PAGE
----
Purpose: To distinguish appropriate uses for choosing different types of pregnancy tests. For the following scenarios, indicate whether you would use a high sensitivity urine pregnancy test (HSPT) or a serum quantitative hCG test, the reasons why. Address related questions.
- A patient comes to your office requesting pregnancy confirmation and to discuss her options. She is 4 weeks 2 days LMP.
- A patient is 6 weeks by LMP with a pregnancy of unknown location (transvaginal ultrasound examination shows no intrauterine gestational sac and no ectopic pregnancy). The patient has been spotting intermittently but is otherwise asymptomatic. A quantitative hCG you draw comes back at 1000, and another 48 hours later comes back at 1400.
- What is the differential diagnosis?
- Would your approach to care differ with a desired vs. undesired pregnancy?
- A patient returns for a follow-up visit 3 weeks after a first-trimester aspiration because of intermittent bleeding since. The patient started taking oral contraceptive pills the day following the abortion, and has been sexual active since the uterine aspiration.
Purpose: To review key information about ultrasound in early pregnancy.
- What is the differential diagnosis of the following ultrasound findings? What steps would you take to clarify the diagnosis?
- Mean gestational sac diameter 18 mm with no yolk sac or embryo visible.
- Embryonic pole length 5 mm with no visible cardiac activity.
- 3 mm x 3 mm central anechoic sac in pregnant patient 5w3d by LMP with history of intermittent right lower quadrant cramping.
- Embryonic pole length 8 mm with no visible cardiac activity.
- Irregular, flattened gestational sac without embryo, with cystic changes present resembling “swiss cheese” pattern in patient who is 8 weeks LMP.
Purpose: To identify conditions prior to uterine aspiration that may warrant special management, consider how you would manage the following case scenarios. Not all material is covered in the Chapter.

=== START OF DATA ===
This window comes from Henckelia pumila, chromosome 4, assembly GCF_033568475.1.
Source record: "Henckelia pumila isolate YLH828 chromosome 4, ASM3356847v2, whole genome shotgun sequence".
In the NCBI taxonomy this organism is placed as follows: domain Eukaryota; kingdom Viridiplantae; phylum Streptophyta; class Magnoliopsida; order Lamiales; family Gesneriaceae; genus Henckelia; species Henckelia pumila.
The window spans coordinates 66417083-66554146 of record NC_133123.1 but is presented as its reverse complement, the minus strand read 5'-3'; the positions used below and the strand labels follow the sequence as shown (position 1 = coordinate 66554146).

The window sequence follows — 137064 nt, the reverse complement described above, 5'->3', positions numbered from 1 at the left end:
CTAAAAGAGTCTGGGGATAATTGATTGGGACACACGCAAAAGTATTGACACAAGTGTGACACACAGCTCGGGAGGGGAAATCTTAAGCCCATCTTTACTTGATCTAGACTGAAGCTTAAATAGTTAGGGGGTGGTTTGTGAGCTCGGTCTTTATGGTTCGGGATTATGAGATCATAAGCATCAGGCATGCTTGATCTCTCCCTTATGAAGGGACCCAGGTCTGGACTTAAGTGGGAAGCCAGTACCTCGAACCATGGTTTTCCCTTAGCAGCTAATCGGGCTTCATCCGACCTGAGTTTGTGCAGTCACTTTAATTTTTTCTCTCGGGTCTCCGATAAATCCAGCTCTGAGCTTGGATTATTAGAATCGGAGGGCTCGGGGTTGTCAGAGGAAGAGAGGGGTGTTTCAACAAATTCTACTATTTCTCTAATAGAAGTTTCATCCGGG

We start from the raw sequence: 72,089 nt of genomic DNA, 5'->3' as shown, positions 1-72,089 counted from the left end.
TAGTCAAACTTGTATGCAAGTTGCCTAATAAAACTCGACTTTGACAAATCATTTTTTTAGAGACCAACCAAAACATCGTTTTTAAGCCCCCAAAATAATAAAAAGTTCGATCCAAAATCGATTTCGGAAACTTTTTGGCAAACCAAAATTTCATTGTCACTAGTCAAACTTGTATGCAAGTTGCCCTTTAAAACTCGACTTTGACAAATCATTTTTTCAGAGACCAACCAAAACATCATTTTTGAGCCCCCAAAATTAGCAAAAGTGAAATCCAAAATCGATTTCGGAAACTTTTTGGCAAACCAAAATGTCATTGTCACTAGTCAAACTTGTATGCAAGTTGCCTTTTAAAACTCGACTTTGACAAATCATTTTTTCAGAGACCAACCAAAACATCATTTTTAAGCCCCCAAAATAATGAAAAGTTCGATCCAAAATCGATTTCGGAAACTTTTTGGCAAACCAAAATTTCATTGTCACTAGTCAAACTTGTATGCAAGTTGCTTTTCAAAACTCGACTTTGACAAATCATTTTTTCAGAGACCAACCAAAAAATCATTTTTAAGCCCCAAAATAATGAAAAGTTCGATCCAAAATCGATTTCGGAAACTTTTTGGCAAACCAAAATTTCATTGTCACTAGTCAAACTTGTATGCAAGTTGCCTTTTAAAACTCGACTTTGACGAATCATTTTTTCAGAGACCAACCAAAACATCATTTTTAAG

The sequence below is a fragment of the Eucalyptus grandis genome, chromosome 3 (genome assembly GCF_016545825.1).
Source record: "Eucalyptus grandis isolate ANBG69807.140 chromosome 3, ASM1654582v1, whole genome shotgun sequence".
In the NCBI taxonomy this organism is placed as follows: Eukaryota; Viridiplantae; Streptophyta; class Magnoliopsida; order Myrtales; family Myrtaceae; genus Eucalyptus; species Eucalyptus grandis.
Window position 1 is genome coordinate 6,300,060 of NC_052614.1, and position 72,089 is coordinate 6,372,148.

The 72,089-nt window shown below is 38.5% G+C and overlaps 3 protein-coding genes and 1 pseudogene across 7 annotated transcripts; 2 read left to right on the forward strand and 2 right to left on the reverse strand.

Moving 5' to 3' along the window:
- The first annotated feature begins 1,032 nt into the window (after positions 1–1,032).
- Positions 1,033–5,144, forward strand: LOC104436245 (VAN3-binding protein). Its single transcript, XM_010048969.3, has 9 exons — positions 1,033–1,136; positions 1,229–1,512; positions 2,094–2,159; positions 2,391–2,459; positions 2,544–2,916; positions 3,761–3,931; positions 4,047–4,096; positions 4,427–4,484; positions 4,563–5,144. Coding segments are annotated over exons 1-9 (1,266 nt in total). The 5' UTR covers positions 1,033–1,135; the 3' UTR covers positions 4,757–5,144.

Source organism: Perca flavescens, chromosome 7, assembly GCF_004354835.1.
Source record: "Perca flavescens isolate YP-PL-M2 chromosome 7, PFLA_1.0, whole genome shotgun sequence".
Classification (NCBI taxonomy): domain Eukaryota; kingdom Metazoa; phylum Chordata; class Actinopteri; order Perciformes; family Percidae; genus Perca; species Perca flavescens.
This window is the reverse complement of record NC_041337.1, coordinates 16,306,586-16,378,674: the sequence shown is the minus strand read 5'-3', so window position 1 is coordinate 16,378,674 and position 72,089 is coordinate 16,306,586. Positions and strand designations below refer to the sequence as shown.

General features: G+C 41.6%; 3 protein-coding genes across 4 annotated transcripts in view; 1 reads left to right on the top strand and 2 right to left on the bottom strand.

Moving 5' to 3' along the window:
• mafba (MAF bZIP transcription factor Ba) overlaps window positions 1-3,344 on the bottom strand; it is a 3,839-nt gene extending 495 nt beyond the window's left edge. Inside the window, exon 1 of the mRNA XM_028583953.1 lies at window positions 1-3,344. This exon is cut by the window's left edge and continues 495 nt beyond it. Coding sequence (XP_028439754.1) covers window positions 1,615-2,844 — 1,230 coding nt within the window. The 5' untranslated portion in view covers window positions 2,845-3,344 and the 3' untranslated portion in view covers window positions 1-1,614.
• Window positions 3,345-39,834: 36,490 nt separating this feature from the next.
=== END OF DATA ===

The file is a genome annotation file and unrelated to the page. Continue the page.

- A 41-year-old patient presents for uterine aspiration at 5 weeks LMP. Pelvic examination reveals an irregular uterus that is 17 weeks in size. Ultrasound examination shows an intrauterine sac in the fundus consistent with 5 weeks gestation and multiple submucosal uterine fibroids.
- A 26-year-old patient presents to your office at 7 weeks gestation. They had a chest x-ray and abdominal series after a motor vehicle accident 2 weeks ago and decided to have an abortion because of concerns about the effects of the radiation on the fetus.
- You are preparing to perform a uterine aspiration for a patient who is 5 weeks pregnant. When you insert the speculum, you note that the cervix looks inflamed and friable and has pus at the os.
- A 40-year-old G4P3 patient at 7w4d presents for uterine aspiration. She has a BMI of 35 and a history of 3 previous cesareans.
- A 29-year-old patient presents for uterine aspiration at 7 weeks gestation. They have a prior history of venous thromboembolism and is currently anticoagulated on warfarin; the INR is in the therapeutic range.
- A 38-year-old patient presents for a uterine aspiration at 6 weeks gestation, with a blood pressure of 170/110 and a headache.
- A 26-year-old patient with a history of diabetes presents for a uterine aspiration at 8 weeks gestation. A pre-operative glucose level is 520 mg/dL.